In our technologically connected world, digital evidence has become critically important, as computer data can leave a trail to a multitude of crimes. Digital evidence includes any relevant information that is stored or transmitted in binary form. This includes anything found on a computer hard drive, a cell phone, a flash drive and the like. Previously used solely in the prosecution of e-crimes, digital evidence is now used in a wide range of crime prosecution, drawing upon things like email communication, text messages and cell phone location.
11. Documentary evidence
Aptly named, documentary evidence refers to any relevant evidence contained in or on documents. This might include a signed contract, a deed or a will. To be admitted in a court case, all documentary evidence must be proven to be authentic.
12. Demonstrative evidence
The umbrella of demonstrative evidence can include many different elements. Any objects, pictures, models or other devices used in a trial to demonstrate or explain facts are considered demonstrative evidence.
13. Character evidence
Evidence used to demonstrate the moral standing of a person based on their reputation in their respective community is considered character evidence. A character witness, for example, is a person who testifies in court on behalf of another to speak to their positive or negative character traits.
14. Habit evidence
While propensity evidence—or evidence that a person engaged in bad behavior in the past—is generally not admissible in court cases, habit evidence is admissible as an exception to this rule. Habit evidence refers to evidence of a repetitive response by a person to particular circumstances. It is used in court cases for the purpose of proving how that person would likely act in a similar situation.
15. Hearsay evidence
It’s true that the rules regarding hearsay evidence differ by jurisdiction, but it is most commonly ruled to be inadmissible at trial. That is because hearsay evidence refers to an out-of-court statement made by a relevant party in relation to an issue being discussed at trial. This is generally deemed inadmissible because of the inability of the other party to cross-examine the person who made the statement in question.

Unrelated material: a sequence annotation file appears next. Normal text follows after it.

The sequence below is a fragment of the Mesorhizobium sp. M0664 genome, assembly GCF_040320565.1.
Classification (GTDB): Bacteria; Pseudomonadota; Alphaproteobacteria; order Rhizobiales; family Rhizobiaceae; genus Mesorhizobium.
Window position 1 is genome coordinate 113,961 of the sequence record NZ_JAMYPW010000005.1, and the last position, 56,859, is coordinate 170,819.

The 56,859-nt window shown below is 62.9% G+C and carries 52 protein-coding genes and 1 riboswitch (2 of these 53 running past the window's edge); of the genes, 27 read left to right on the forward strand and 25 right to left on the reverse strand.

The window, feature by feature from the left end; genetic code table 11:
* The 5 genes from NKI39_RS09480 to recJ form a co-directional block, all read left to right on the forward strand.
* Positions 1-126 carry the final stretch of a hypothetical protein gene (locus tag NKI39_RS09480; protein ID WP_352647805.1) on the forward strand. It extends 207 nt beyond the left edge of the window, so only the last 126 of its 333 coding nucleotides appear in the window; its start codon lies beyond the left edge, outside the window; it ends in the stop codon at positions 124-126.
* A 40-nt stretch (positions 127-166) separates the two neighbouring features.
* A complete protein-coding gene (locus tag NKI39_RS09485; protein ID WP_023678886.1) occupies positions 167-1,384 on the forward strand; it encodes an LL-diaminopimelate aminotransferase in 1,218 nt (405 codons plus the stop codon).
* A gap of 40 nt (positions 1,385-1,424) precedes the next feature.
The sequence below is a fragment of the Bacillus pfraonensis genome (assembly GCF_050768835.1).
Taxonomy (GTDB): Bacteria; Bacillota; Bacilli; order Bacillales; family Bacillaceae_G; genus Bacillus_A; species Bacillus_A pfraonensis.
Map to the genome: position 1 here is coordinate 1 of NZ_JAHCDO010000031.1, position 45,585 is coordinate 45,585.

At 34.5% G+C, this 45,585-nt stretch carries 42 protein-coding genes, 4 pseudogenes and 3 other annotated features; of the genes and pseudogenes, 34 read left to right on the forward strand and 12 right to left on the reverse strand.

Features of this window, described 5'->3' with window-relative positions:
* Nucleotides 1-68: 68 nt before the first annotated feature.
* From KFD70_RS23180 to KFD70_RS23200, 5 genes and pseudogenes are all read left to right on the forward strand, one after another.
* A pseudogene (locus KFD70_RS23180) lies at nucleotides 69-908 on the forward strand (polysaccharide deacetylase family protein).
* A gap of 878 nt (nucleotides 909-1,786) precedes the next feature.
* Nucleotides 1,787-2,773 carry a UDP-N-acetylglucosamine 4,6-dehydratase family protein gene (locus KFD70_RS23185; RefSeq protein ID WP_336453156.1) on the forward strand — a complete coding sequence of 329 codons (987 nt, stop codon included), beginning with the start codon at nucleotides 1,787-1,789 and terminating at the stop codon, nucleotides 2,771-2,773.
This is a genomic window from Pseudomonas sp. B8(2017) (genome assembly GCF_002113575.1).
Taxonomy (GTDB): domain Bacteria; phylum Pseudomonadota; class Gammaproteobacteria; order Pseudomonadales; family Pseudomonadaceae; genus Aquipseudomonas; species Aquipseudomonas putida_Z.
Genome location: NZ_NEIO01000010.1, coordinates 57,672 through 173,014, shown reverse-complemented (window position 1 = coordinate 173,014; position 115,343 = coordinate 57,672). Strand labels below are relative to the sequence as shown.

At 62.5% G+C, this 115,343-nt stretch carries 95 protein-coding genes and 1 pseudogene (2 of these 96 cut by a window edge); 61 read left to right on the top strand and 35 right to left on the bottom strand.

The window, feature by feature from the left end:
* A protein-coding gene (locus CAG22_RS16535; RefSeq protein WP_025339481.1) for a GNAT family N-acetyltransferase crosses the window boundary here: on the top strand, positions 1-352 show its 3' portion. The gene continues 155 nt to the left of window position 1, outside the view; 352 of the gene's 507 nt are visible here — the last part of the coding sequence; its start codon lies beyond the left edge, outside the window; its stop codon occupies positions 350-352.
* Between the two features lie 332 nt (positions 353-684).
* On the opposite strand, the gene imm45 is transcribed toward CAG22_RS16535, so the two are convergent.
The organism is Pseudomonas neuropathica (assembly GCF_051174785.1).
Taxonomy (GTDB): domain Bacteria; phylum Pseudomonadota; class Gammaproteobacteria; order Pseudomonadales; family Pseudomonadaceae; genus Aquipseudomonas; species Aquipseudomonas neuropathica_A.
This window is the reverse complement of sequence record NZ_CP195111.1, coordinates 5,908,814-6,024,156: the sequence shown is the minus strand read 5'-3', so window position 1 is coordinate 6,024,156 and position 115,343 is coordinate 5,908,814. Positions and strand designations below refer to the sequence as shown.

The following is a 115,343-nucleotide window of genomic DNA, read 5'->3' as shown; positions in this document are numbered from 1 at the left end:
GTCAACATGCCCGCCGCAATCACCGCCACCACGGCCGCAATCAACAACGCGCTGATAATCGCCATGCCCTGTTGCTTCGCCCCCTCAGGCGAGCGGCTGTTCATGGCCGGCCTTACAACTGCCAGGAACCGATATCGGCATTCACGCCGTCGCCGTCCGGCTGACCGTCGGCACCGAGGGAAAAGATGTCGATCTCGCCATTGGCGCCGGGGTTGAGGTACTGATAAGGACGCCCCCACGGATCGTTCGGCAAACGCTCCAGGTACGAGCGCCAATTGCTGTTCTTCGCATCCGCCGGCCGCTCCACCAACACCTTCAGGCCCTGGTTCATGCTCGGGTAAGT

16. Corroborating evidence
Evidence that is used to strengthen, add to, authenticate or confirm already-existing evidence is considered corroborating evidence. For example, if a victim’s testimony recounts their personal experience, corroborating evidence is often needed to buttress their claims by confirming various aspects of their testimony.
17. Exculpatory evidence
During trial proceedings, defense teams will often present evidence that serves to either justify, excuse or introduce reasonable doubt about the defendant’s alleged actions or intentions. This is called exculpatory evidence, and it is most commonly used to demonstrate that a defendant is not guilty. When prosecutors willfully withhold potentially exculpatory evidence, this is considered a violation of the Brady Rule.
18. Admissible evidence
Amidst the many different types of evidence, there are two primary categories that will greatly impact the outcome of a court case: admissible and inadmissible evidence. Generally speaking, all evidence that is able to be formally presented in front of a judge or jury has been deemed admissible evidence. Prior to the trial, it is the duty of the judge to determine whether or not particular evidence may be included.
19. Inadmissible evidence
Conversely, evidence that the judge determines cannot be presented to the jury is considered inadmissible evidence. Reasons for deeming evidence to be inadmissible can include the following: It was improperly obtained, it is prejudicial, it is not relevant to the case or it is hearsay.
20. Insufficient evidence
In court cases, it is the obligation of the prosecutorial team to meet the burden of proof—or the responsibility to prove their allegations beyond a reasonable doubt. Evidence that fails to meet the burden of proof is considered insufficient evidence. In such cases, a judge may even dismiss a case before the defense presents their side.
Could you thrive in a legal career?
From tapping into your curiosity by learning about the many different types of evidence to daydreaming about the behind-the-scenes impact you could have on the lives of people who find themselves wrapped up in complicated legal litigation, you’re far from alone if you’ve thought about pursuing a legal career.
If you continually find yourself poring over each minute detail of the newsworthy court cases you come across, it may be time to consider the next steps required of you to become a paralegal. But before you do, it’s helpful to determine what type of paralegal you hope to become. To learn more about your options, head over to our article “8 Types of Paralegals Who Specialize in Different Fields of Law.”